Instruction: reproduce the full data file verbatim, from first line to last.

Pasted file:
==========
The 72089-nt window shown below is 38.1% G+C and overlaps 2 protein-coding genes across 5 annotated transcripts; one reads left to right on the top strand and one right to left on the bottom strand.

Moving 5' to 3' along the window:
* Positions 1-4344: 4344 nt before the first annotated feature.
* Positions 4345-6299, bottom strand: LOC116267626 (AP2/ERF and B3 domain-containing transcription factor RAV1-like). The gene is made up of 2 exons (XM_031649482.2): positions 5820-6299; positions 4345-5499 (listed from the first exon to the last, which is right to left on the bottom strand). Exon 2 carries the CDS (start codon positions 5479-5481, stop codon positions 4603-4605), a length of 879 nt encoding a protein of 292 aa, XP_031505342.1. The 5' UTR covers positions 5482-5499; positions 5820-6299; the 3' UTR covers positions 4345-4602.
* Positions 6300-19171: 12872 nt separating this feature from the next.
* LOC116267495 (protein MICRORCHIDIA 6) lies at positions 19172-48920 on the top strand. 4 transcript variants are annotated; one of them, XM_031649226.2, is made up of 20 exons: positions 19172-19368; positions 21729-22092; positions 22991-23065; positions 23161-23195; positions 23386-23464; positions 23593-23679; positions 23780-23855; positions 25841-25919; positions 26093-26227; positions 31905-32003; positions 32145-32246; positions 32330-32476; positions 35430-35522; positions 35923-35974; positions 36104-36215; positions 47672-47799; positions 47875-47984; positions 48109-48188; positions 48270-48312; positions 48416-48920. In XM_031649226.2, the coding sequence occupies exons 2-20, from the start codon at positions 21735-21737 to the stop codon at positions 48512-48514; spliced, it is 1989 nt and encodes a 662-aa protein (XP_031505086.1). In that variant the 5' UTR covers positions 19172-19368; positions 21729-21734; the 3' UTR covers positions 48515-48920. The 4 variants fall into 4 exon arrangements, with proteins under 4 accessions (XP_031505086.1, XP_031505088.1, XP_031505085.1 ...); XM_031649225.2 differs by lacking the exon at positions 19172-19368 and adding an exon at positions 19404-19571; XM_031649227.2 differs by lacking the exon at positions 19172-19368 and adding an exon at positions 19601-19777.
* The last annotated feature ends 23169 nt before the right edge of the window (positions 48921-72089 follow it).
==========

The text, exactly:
The 72089-nt window shown below is 38.1% G+C and overlaps 2 protein-coding genes across 5 annotated transcripts; one reads left to right on the top strand and one right to left on the bottom strand.

Moving 5' to 3' along the window:
* Positions 1-4344: 4344 nt before the first annotated feature.
* Positions 4345-6299, bottom strand: LOC116267626 (AP2/ERF and B3 domain-containing transcription factor RAV1-like). The gene is made up of 2 exons (XM_031649482.2): positions 5820-6299; positions 4345-5499 (listed from the first exon to the last, which is right to left on the bottom strand). Exon 2 carries the CDS (start codon positions 5479-5481, stop codon positions 4603-4605), a length of 879 nt encoding a protein of 292 aa, XP_031505342.1. The 5' UTR covers positions 5482-5499; positions 5820-6299; the 3' UTR covers positions 4345-4602.
* Positions 6300-19171: 12872 nt separating this feature from the next.
* LOC116267495 (protein MICRORCHIDIA 6) lies at positions 19172-48920 on the top strand. 4 transcript variants are annotated; one of them, XM_031649226.2, is made up of 20 exons: positions 19172-19368; positions 21729-22092; positions 22991-23065; positions 23161-23195; positions 23386-23464; positions 23593-23679; positions 23780-23855; positions 25841-25919; positions 26093-26227; positions 31905-32003; positions 32145-32246; positions 32330-32476; positions 35430-35522; positions 35923-35974; positions 36104-36215; positions 47672-47799; positions 47875-47984; positions 48109-48188; positions 48270-48312; positions 48416-48920. In XM_031649226.2, the coding sequence occupies exons 2-20, from the start codon at positions 21735-21737 to the stop codon at positions 48512-48514; spliced, it is 1989 nt and encodes a 662-aa protein (XP_031505086.1). In that variant the 5' UTR covers positions 19172-19368; positions 21729-21734; the 3' UTR covers positions 48515-48920. The 4 variants fall into 4 exon arrangements, with proteins under 4 accessions (XP_031505086.1, XP_031505088.1, XP_031505085.1 ...); XM_031649225.2 differs by lacking the exon at positions 19172-19368 and adding an exon at positions 19404-19571; XM_031649227.2 differs by lacking the exon at positions 19172-19368 and adding an exon at positions 19601-19777.
* The last annotated feature ends 23169 nt before the right edge of the window (positions 48921-72089 follow it).